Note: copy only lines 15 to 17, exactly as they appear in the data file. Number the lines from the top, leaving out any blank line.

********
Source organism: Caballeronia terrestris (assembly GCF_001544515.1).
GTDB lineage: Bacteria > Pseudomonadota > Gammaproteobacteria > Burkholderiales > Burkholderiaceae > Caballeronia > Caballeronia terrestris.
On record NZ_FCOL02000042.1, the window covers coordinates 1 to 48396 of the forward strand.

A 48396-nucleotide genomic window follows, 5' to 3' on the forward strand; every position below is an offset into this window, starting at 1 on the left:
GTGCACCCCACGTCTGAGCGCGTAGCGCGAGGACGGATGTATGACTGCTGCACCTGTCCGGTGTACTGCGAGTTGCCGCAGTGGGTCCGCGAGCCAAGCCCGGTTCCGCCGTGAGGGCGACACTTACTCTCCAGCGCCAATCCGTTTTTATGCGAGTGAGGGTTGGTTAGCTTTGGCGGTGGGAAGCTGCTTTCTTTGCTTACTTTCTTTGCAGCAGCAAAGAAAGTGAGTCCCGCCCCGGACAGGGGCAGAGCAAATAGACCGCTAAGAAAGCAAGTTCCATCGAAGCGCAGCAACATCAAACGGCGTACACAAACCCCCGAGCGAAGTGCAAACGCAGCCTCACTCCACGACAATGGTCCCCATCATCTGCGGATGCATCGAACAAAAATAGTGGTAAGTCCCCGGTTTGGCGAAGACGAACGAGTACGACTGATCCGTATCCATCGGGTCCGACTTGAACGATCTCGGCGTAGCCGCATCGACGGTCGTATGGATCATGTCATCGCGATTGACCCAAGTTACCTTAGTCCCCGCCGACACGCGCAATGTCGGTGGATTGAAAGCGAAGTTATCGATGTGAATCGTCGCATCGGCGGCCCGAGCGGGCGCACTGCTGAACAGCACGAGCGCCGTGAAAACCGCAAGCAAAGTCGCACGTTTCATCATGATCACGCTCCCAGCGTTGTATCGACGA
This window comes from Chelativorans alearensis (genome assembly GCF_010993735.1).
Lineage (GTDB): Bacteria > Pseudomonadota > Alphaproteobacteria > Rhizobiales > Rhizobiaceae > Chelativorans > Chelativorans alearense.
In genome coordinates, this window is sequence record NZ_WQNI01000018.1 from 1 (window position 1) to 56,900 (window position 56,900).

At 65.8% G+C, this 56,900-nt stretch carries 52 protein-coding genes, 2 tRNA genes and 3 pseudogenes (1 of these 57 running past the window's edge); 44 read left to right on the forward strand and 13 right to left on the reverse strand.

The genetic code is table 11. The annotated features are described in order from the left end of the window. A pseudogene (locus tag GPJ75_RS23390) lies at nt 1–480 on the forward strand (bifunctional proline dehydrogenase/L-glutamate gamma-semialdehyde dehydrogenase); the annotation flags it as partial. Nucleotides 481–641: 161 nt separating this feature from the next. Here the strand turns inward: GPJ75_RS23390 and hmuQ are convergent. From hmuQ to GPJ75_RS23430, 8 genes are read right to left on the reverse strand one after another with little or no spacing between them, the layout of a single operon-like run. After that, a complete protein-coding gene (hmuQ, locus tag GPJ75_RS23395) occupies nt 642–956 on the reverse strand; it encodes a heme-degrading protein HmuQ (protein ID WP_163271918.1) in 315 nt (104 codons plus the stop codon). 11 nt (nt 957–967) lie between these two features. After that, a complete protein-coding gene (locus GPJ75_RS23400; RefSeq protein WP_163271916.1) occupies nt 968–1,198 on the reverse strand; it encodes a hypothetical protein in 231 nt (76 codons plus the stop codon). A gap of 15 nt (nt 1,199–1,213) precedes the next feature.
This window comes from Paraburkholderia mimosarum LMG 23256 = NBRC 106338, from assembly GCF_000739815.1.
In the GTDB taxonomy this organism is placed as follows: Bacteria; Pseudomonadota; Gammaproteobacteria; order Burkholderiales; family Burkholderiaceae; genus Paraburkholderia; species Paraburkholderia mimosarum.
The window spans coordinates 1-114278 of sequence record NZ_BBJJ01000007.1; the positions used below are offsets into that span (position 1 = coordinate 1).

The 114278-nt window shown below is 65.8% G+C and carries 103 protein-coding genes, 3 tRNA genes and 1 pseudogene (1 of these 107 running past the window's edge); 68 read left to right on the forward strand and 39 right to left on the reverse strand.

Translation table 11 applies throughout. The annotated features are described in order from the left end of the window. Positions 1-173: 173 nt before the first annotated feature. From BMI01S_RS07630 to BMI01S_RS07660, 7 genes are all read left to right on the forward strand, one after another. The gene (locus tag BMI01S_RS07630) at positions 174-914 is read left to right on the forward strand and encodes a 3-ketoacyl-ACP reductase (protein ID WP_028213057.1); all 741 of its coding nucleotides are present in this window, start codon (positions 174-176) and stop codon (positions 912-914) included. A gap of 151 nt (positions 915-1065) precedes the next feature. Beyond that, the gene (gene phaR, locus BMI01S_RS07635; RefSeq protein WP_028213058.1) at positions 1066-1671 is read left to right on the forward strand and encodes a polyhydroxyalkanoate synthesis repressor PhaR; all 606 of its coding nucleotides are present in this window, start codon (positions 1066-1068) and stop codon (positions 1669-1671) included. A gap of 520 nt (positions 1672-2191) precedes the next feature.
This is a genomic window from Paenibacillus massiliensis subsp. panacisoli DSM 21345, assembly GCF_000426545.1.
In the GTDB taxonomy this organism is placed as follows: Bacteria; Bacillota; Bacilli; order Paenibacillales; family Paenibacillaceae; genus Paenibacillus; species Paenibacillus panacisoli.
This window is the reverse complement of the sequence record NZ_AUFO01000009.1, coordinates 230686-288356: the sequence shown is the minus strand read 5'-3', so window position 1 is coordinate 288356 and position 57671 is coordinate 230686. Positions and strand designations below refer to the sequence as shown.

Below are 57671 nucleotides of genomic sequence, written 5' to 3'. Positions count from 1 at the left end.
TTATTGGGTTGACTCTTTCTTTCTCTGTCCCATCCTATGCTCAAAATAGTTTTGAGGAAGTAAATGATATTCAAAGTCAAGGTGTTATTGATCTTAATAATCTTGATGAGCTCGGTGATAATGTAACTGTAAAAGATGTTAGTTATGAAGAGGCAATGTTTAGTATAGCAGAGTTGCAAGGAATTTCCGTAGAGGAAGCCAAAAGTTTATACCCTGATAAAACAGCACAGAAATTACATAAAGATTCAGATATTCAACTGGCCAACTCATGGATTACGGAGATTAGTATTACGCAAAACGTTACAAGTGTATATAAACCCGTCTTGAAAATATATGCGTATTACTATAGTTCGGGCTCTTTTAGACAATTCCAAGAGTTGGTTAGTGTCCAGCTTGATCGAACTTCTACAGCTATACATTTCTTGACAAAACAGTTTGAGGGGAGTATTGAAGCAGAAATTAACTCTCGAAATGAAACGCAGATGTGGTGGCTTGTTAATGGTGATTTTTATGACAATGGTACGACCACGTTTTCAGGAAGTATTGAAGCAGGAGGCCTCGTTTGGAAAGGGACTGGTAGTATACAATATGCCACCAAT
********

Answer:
Translation table 11 applies throughout. The annotated features are described in order from the left end of the window. Positions 1-173: 173 nt before the first annotated feature. From BMI01S_RS07630 to BMI01S_RS07660, 7 genes are all read left to right on the forward strand, one after another. The gene (locus tag BMI01S_RS07630) at positions 174-914 is read left to right on the forward strand and encodes a 3-ketoacyl-ACP reductase (protein ID WP_028213057.1); all 741 of its coding nucleotides are present in this window, start codon (positions 174-176) and stop codon (positions 912-914) included. A gap of 151 nt (positions 915-1065) precedes the next feature. Beyond that, the gene (gene phaR, locus BMI01S_RS07635; RefSeq protein WP_028213058.1) at positions 1066-1671 is read left to right on the forward strand and encodes a polyhydroxyalkanoate synthesis repressor PhaR; all 606 of its coding nucleotides are present in this window, start codon (positions 1066-1068) and stop codon (positions 1669-1671) included. A gap of 520 nt (positions 1672-2191) precedes the next feature.
This is a genomic window from Paenibacillus massiliensis subsp. panacisoli DSM 21345, assembly GCF_000426545.1.
In the GTDB taxonomy this organism is placed as follows: Bacteria; Bacillota; Bacilli; order Paenibacillales; family Paenibacillaceae; genus Paenibacillus; species Paenibacillus panacisoli.